Getting Started

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I’ve talked about quite a few elements of writing over the last few years, but since I’m starting a new series of blog posts about writing, I thought I would start right at the beginning.

Getting started on writing.

Off the mark, writing a novel can seem a pretty intimidating thing. For a start it’s a lot of words – thousands upon thousands of words. Even a typing monkey would need a good chunk of the year to fill up a Word file with the odd million characters or so that would equate to say 100,000 words, which is the length of a typical paperback fantasy novel.

So how do you do it? How do you know what to say? How do you sustain that input over such a long period of time?

As the hackneyed old phrase goes, a journey of a thousand miles starts with a single step. That’s true, but it does not tell the whole story. A journey of a thousand miles begins with a single step, but then continues with another, then another . . . until the journey is done. It’s sticking to the process, keeping the momentum in the forward direction.

To use a writing Australianism: it’s about ‘bums on seats’. Physically spending the time it takes in front of your computer (with Word open, not Facebook :)).

No matter how much progress you gain from each of your single steps, the key is sticking with it. Everyone has periods of their life where they are tight for time. That step might be 10 minutes snatched from a harried lunch hour. It might be half an hour hiding in the emergency exit stairwell with a notepad. Twenty minutes on the bus with an iPad. It might be a precious hour in the quiet of the house before the crazy day starts and the kids clamour for breakfast, or a midnight hour stolen from your sleep.

It doesn’t matter when. Although one thing I do know: the earlier in your day you can manage to write (or work on your story), the easier it tends to be. Days seem to get more hectic as they go, demands increase – and energy wanes. But that’s individual choice.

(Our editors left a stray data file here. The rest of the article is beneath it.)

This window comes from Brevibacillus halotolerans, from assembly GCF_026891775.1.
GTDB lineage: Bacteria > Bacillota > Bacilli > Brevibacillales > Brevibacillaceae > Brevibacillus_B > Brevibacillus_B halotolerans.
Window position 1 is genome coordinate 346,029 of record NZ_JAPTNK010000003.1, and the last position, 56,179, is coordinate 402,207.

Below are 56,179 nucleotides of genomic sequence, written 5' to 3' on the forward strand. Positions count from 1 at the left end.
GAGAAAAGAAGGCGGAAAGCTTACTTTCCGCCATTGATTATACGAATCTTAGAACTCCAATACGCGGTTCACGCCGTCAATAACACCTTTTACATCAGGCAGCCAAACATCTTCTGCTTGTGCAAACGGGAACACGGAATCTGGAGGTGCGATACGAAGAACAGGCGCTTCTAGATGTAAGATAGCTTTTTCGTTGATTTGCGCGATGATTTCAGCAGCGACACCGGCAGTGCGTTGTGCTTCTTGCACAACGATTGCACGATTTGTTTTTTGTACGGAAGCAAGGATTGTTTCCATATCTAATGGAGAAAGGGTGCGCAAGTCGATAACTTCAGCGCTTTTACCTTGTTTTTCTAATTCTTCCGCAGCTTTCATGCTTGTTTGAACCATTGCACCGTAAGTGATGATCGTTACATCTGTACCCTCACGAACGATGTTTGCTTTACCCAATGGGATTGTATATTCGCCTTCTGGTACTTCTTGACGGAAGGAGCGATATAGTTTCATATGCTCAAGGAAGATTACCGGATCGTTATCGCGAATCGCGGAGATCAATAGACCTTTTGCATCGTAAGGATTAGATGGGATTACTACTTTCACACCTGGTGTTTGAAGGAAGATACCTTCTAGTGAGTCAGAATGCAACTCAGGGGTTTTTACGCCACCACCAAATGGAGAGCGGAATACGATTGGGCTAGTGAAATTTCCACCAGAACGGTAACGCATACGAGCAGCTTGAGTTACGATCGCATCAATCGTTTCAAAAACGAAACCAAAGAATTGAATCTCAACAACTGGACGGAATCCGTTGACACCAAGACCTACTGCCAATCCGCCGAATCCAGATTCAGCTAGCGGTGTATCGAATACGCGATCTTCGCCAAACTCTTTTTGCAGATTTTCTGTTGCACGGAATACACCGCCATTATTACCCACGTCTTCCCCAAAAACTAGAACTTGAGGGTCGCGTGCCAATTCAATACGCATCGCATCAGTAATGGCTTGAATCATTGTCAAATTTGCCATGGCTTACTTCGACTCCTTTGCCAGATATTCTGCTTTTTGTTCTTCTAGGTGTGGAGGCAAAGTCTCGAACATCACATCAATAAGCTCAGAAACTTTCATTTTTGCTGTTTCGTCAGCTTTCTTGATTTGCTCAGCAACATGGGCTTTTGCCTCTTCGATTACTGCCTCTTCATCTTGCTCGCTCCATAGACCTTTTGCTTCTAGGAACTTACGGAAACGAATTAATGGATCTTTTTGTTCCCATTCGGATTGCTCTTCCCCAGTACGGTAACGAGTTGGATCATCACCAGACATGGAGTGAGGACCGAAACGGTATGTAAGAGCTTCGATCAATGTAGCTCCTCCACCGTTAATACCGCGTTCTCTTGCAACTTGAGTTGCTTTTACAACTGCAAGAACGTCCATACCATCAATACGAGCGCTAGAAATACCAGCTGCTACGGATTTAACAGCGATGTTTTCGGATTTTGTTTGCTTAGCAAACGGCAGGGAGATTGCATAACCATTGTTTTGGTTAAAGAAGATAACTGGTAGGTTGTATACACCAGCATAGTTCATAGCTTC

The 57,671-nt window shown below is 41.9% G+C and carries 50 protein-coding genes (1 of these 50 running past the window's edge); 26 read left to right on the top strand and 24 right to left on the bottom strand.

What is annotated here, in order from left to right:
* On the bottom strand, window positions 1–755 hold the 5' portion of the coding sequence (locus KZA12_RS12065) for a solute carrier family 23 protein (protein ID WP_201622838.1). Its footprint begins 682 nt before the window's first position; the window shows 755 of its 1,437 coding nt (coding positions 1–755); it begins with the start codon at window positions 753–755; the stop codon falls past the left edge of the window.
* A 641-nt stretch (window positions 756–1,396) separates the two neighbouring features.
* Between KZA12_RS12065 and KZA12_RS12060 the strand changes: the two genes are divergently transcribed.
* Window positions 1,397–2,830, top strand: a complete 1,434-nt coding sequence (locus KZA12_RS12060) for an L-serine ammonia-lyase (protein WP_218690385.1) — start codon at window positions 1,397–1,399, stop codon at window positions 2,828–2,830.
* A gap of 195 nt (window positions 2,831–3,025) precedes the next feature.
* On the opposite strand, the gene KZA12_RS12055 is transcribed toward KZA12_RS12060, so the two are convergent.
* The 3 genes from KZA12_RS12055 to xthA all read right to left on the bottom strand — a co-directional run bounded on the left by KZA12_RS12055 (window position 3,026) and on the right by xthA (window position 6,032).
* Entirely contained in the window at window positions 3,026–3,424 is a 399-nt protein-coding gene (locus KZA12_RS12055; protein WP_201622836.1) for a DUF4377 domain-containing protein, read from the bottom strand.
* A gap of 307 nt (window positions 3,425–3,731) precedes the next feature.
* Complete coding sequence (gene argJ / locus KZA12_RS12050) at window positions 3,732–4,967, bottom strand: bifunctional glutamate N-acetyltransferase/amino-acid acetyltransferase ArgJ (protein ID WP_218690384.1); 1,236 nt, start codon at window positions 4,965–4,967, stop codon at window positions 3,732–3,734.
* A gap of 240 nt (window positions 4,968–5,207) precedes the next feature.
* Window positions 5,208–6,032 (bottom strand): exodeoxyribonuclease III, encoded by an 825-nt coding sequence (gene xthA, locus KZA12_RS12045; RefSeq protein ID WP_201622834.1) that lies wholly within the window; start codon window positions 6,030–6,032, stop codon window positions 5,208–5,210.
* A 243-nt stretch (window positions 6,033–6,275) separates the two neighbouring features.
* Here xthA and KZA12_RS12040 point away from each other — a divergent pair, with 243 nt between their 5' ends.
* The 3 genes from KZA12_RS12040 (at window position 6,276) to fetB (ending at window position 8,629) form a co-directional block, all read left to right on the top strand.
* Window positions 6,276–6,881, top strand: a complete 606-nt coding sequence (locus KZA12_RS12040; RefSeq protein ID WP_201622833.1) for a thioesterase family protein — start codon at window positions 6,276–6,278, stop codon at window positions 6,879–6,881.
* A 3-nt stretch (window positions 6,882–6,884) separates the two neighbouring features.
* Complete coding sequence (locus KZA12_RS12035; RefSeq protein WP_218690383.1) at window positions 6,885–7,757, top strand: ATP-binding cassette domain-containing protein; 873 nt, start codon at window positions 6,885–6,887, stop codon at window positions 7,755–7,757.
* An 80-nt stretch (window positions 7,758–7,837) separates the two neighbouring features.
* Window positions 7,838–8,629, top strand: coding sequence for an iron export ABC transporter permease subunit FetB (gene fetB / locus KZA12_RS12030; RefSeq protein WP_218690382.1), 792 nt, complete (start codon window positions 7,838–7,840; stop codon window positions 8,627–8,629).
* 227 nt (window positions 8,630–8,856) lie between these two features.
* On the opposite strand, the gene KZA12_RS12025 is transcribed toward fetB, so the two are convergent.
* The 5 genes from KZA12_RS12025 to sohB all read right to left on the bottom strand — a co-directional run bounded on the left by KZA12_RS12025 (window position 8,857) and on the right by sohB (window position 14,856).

But what to write?

Well – why do you want to write? Think about it for a moment. Only you can answer this. And the answer gives you the solution.

Every single story has a way in.

There will be a creative spark that drives the process. It might be an idea for a character, or an undefined sense for a story that blossoms into a frenzied exploration of setting. Or it might be a single scene – a key clutch moment where the story starts, or perhaps a heroic triumph in the latter part of the story.

Whatever it is, expand it. See it. Write what you see.

But however you find your way in, just stick with it! You are bringing something new into the world. You are creating something that has never been before.

Worried about writing something that will be like everyone else’s novels? Well, think of how many rock songs have G C and D chords. The variations are endless. With work and tenacity, you can bring a unique edge to anything. The odds are that if you stick with your initial conception, that spark that was the genesis of your work, you will find an expression all your own.

But what about characters? Storyline? Setting? Building a plot? Improving your expression? Your craft? Getting published? Marketing?

Don’t worry about that now. Just start. Just keep going. Keep your energy up. Seek out like-minded people or others that encourage you. Take in creative work that charges you up (writers are also readers – don’t forget that!).

One thing is for sure, your novel will never exist if you don’t start – and you don’t keep going.